Construction of the proposed facilities would begin in late 2007 and continue until early 2010. An average of about 350 construction workers would be on the site during construction. Approximately 600 to 700 workers would be required during the peak construction period between fall 2008 and spring 2009. After mechanical checkout of the proposed facilities, demonstration (including data analysis and process evaluation) would be conducted over a 4.5-year period from mid 2010 until late 2014. If the demonstration is successful, commercial operation would follow immediately. The combined workforce (i.e., including the proposed Orlando Gasification Project and the combined-cycle generating unit) would consist of approximately 72 employees added to the existing Stanton Energy Center staff of 204 employees. Of the 72 new employees, 19 workers would provide support only during the startup and demonstration phases of the project, while 53 employees would be needed over the lifetime of the facilities (i.e., during startup, demonstration, and commercial operation), unless the gasifier and related equipment would no longer be required because the demonstration was unsuccessful.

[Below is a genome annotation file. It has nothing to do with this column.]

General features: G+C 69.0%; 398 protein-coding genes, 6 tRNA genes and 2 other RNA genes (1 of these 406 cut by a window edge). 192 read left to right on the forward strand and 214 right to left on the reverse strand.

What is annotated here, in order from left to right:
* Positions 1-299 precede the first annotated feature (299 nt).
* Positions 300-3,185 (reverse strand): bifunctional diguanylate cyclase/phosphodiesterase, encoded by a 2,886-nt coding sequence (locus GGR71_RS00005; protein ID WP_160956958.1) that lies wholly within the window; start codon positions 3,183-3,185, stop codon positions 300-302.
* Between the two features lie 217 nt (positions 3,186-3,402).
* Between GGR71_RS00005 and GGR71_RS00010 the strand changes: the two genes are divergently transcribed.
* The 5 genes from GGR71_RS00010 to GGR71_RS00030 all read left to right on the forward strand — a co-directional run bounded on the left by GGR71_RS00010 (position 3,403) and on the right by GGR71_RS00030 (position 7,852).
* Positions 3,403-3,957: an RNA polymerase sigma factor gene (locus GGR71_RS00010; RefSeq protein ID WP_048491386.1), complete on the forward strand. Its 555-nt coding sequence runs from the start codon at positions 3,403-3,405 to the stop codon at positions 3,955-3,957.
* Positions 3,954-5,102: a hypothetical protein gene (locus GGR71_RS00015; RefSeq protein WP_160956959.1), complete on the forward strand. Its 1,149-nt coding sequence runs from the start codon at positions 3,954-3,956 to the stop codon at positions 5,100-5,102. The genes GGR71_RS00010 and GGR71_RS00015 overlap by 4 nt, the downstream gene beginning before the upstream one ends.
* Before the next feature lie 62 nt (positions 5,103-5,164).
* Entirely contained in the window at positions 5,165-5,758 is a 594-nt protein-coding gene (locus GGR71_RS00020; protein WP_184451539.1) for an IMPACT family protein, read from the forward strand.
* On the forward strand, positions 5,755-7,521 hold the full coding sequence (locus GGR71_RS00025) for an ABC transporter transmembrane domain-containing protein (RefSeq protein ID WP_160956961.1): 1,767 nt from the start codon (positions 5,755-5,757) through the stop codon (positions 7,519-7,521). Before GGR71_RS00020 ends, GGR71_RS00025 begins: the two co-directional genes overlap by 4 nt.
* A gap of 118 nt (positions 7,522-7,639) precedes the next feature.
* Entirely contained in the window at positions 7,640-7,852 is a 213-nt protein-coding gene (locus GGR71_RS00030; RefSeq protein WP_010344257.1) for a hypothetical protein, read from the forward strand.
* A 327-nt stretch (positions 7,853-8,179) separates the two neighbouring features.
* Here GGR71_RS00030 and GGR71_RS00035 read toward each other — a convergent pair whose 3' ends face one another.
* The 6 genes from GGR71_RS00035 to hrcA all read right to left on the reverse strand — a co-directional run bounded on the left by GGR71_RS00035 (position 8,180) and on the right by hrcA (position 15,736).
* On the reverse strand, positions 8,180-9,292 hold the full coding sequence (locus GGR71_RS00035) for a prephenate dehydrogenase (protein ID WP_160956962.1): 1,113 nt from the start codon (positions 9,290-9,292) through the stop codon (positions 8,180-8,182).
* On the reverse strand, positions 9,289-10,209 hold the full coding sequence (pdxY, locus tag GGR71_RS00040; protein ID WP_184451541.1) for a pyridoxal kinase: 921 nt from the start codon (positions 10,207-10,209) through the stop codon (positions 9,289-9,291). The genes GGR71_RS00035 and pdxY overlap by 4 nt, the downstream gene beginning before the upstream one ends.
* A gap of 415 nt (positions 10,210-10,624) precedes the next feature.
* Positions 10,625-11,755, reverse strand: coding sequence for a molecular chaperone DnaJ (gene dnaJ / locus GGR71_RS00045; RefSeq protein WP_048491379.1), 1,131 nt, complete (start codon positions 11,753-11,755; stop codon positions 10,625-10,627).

Under this latter scenario, only 21 employees would be needed over the lifetime of the remaining combined-cycle unit using natural gas exclusively. The facilities would be designed for a lifetime of at least 20 years, including the 4.5-year demonstration period. The new coal gasifier would operate entirely on coal, consuming a total of approximately 1,020,000 tons per year to produce synthesis gas. Two to three trains per week would deliver low-sulfur subbituminous coal from the Powder River Basin in Wyoming. The heating value of the coal would average about 8,760 Btu/lb and the sulfur content would average about 0.26%. Most air emissions would result from combustion of synthesis gas in the gas combustion turbine during normal operations. The exhaust gas would be released to the atmosphere via a 205 ft stack.